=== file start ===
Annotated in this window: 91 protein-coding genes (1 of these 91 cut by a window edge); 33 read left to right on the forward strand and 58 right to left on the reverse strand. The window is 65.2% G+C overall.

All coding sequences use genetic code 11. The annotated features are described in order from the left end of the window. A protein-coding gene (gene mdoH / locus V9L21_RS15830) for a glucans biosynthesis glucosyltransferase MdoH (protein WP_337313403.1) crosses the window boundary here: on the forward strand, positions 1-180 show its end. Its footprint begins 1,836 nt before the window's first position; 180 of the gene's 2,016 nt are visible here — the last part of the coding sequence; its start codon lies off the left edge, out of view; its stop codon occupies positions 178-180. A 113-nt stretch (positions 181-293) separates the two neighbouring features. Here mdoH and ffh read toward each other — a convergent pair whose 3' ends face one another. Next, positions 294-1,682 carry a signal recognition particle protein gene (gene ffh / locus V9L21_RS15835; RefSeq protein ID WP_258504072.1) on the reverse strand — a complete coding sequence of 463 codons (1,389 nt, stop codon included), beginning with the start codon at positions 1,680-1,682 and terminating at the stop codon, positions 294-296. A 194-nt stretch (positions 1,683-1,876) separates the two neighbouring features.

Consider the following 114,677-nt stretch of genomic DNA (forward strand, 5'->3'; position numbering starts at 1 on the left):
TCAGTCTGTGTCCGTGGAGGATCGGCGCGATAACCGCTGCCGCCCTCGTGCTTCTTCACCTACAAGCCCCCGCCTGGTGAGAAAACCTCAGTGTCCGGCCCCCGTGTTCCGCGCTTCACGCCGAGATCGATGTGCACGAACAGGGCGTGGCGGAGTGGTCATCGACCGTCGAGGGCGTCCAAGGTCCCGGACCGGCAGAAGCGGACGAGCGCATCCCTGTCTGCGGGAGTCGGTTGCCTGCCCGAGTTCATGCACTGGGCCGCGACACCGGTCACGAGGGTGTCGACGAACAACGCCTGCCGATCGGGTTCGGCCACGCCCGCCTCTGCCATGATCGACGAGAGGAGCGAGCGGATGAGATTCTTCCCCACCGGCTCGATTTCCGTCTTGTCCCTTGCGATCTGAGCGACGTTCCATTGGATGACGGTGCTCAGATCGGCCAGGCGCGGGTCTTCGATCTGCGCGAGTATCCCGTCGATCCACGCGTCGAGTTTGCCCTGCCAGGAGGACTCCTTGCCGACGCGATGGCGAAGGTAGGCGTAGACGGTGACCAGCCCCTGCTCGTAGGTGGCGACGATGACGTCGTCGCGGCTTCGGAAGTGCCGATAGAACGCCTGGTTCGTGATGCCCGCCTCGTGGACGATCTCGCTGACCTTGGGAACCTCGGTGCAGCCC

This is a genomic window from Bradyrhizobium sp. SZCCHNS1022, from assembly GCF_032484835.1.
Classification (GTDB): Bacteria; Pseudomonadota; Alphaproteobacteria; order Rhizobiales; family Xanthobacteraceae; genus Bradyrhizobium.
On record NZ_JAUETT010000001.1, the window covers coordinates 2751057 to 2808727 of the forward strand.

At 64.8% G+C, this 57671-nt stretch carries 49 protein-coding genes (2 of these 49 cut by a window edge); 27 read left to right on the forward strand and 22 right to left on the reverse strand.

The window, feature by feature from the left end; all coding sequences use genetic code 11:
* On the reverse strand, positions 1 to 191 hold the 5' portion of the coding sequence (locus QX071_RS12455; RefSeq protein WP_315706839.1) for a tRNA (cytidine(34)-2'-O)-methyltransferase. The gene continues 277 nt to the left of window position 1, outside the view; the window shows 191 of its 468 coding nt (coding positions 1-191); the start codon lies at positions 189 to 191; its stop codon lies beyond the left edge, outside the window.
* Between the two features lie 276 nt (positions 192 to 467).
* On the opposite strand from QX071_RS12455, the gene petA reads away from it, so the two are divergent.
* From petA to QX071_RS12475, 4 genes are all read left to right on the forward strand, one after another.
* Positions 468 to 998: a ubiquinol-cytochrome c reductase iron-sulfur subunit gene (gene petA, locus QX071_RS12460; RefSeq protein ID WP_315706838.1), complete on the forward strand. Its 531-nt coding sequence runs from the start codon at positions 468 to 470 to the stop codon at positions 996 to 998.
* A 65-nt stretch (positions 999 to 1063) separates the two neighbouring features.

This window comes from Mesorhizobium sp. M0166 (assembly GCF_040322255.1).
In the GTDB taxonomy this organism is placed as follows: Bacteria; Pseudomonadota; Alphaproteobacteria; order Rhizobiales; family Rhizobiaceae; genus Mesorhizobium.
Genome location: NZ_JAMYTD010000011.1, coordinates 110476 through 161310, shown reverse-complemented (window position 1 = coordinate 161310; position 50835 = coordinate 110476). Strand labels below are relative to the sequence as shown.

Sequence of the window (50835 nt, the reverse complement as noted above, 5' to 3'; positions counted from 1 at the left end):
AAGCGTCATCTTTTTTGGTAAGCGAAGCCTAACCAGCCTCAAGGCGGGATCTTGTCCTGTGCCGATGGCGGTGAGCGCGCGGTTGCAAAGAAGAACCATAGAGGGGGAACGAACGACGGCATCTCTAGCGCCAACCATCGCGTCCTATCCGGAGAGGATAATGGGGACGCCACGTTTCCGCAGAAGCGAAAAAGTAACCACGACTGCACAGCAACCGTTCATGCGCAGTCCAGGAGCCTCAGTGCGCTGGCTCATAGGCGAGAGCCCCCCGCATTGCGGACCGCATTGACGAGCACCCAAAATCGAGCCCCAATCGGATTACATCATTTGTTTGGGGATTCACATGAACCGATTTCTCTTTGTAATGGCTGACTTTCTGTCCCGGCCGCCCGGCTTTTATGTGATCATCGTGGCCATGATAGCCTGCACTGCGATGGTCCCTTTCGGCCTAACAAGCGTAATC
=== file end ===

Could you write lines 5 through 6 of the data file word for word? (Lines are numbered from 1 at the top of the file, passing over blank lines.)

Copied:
This is a genomic window from Bradyrhizobium sp. SZCCHNS1022, from assembly GCF_032484835.1.
Classification (GTDB): Bacteria; Pseudomonadota; Alphaproteobacteria; order Rhizobiales; family Xanthobacteraceae; genus Bradyrhizobium.